Stolen Debit Card? 5 Things you Should Know

Stolen Debit Card? 5 Things you Should Know

If you have a stolen debit card, the faster you report it. The better off you will be. With a stolen debit card every day you wait, it makes it that much harder for you. Remember to visit my blog for more information.

1. There is a federal law that says you cannot be held accountable for more than $50 of unauthorized charges on a stolen debit card. If you report the loss within a 2 day time frame, then you wont be liable for more than that $50.
2. If you report the loss before there are any unauthorized charges, then you have no liability for anything that happens with your stolen debit card.
3. There should be a number on the back of your bank account statements and report the stolen debit card.
4. After 2 days, you could be held responsible for up to $500 for any unauthorized transfers. On top of that, you could lose all the money and your overdraft line-of-credit. This happens 60 days after not reporting your stolen debit card.
5. If you wait 60 days you are responsible for all the losses.

Here is a story that I read recently. The story is true and it involves a stolen debit card.

Lets give the victim a name. Dana

Dana was thinking about getting a cell phone. Unfortunately, someone else was too. Not only that they wanted to use Danas identity to get it. So, they set up an account with a cell phone company with a stolen debit card provided by Dana. Not only that, but they also paid off 2 other bills with that same card. The cell phone company allowed him to set up an account.

If they would have verified her information, they would have known that it was a guy setting up the account.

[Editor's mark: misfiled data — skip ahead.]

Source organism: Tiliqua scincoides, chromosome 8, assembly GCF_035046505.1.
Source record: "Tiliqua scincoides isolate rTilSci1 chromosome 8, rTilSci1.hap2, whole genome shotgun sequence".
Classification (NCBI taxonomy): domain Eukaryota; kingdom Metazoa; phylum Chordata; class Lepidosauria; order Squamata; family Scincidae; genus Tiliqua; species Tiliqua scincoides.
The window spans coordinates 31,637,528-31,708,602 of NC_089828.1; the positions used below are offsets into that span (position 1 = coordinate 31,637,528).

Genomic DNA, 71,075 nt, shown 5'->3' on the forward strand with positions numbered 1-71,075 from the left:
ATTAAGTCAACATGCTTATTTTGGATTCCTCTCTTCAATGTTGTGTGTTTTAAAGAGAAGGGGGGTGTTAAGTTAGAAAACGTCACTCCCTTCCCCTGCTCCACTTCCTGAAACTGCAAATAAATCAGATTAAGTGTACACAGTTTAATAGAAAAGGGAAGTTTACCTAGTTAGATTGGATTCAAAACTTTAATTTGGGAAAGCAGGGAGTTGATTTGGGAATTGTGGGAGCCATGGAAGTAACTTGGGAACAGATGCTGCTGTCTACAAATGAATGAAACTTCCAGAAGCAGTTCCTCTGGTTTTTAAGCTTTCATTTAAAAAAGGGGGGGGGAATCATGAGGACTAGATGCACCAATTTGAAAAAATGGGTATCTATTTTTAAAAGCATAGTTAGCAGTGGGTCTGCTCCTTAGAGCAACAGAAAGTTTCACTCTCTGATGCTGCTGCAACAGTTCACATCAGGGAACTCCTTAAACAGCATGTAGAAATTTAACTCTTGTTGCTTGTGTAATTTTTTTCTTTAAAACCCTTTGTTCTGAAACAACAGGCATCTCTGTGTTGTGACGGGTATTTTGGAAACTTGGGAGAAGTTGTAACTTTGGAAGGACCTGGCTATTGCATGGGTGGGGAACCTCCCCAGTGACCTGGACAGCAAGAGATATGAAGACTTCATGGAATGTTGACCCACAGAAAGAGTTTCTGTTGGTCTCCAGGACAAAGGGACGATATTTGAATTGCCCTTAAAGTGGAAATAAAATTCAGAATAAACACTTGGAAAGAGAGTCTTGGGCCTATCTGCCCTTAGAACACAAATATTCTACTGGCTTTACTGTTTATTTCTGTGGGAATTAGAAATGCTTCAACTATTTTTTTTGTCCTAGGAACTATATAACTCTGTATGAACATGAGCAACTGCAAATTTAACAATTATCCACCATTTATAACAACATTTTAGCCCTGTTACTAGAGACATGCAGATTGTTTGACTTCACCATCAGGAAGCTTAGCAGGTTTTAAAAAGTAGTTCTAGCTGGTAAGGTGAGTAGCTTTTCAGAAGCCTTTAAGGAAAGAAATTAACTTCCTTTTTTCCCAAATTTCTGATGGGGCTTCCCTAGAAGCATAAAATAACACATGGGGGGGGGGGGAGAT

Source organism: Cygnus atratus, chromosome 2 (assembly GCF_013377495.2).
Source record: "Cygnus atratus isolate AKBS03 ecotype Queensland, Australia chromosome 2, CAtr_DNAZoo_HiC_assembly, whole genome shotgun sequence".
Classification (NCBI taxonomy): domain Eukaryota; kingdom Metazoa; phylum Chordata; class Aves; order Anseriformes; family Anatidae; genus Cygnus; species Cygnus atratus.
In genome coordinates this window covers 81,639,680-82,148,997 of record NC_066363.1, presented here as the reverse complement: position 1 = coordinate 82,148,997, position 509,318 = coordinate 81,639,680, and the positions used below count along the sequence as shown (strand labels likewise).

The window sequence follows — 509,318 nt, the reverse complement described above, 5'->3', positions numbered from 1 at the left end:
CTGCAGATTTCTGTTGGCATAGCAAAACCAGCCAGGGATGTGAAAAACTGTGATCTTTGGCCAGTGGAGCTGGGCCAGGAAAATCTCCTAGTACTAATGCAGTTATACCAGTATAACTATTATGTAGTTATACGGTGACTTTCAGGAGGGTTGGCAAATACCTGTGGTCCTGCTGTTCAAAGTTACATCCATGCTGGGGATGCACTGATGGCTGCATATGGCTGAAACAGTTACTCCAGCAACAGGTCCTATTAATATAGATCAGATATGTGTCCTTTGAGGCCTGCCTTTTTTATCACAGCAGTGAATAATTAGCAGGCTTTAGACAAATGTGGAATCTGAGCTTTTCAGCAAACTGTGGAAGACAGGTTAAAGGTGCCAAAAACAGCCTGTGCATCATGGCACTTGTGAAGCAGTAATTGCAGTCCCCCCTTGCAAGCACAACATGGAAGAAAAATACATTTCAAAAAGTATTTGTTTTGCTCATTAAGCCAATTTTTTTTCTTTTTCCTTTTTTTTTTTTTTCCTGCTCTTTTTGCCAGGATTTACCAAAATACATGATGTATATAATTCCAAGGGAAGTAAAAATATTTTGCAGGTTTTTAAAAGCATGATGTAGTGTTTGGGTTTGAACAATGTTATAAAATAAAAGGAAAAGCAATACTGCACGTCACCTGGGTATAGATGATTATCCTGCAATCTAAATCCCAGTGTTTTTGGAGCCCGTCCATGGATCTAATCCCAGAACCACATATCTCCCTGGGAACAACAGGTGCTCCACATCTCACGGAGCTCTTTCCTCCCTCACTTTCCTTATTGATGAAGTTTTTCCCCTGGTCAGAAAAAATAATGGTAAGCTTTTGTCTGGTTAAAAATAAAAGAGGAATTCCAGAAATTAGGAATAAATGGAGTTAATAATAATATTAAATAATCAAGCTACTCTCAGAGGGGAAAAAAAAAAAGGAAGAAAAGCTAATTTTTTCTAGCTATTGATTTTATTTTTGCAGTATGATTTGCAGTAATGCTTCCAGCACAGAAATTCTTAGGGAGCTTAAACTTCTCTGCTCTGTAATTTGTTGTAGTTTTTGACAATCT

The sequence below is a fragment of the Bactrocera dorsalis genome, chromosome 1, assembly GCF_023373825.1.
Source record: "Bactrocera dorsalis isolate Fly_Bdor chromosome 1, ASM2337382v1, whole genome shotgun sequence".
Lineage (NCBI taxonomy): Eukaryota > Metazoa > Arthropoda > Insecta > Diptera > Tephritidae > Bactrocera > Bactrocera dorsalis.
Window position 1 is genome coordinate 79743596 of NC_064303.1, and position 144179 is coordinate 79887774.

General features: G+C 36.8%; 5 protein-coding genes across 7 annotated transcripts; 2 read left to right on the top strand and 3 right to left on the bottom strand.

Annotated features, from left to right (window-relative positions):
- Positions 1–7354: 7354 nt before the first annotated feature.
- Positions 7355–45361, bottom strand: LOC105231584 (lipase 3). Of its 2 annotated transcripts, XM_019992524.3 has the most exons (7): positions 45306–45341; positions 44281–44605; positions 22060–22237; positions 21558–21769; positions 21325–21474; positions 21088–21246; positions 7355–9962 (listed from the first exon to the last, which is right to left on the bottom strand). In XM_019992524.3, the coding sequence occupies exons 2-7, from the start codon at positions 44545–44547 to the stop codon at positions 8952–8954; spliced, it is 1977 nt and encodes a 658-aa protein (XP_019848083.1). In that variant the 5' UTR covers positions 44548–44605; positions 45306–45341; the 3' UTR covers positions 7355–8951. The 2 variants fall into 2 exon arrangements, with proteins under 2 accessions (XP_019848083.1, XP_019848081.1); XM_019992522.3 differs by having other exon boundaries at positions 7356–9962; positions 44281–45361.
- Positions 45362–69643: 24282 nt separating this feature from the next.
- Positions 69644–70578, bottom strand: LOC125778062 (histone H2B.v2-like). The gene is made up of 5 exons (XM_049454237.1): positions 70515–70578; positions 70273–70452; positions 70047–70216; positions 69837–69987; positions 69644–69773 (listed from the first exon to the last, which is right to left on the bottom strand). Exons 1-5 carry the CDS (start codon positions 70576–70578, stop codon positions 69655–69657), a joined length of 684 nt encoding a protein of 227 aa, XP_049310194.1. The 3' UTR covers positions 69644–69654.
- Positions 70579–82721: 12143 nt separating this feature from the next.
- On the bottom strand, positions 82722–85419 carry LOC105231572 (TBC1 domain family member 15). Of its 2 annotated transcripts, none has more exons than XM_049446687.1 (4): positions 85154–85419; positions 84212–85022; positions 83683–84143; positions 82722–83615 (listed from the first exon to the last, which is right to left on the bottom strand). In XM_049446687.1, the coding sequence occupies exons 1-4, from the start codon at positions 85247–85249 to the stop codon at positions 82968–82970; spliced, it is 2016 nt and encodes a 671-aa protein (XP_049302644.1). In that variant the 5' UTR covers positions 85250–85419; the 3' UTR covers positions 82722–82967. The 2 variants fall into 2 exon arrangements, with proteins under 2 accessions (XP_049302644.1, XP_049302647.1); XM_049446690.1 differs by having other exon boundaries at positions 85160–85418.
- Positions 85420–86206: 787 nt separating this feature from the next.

Dana tried to contact the banks fraud department, but it was Saturday and she had to wait until the next week. She ordered 2 fraud reports.

They cost $5 each. On top of that, she had to wait more than 2 weeks to get the reports. So she didnt have any information on how much the thief had taken. She tried getting that information through the phone, but the operator said that the information was private.

She tried calling the cell phone company to find out more information on this guy, but they wouldnt tell her any information either. They said the info was private, but they did tell Dana that he was from California.

She filed a police report in which the police officer didnt want to file because he didnt want to the paperwork. After 10 minutes of hassling, he finally wrote the thing.

Dana canceled the account of the stolen debit card. She then set up a new account. She called the cell phone company and the police department again to try and get more information.

Nothing happened right away.

Dana eventually was charged overdraft fees for her stolen debit card. Remember the faster you report it, the better off you will be.






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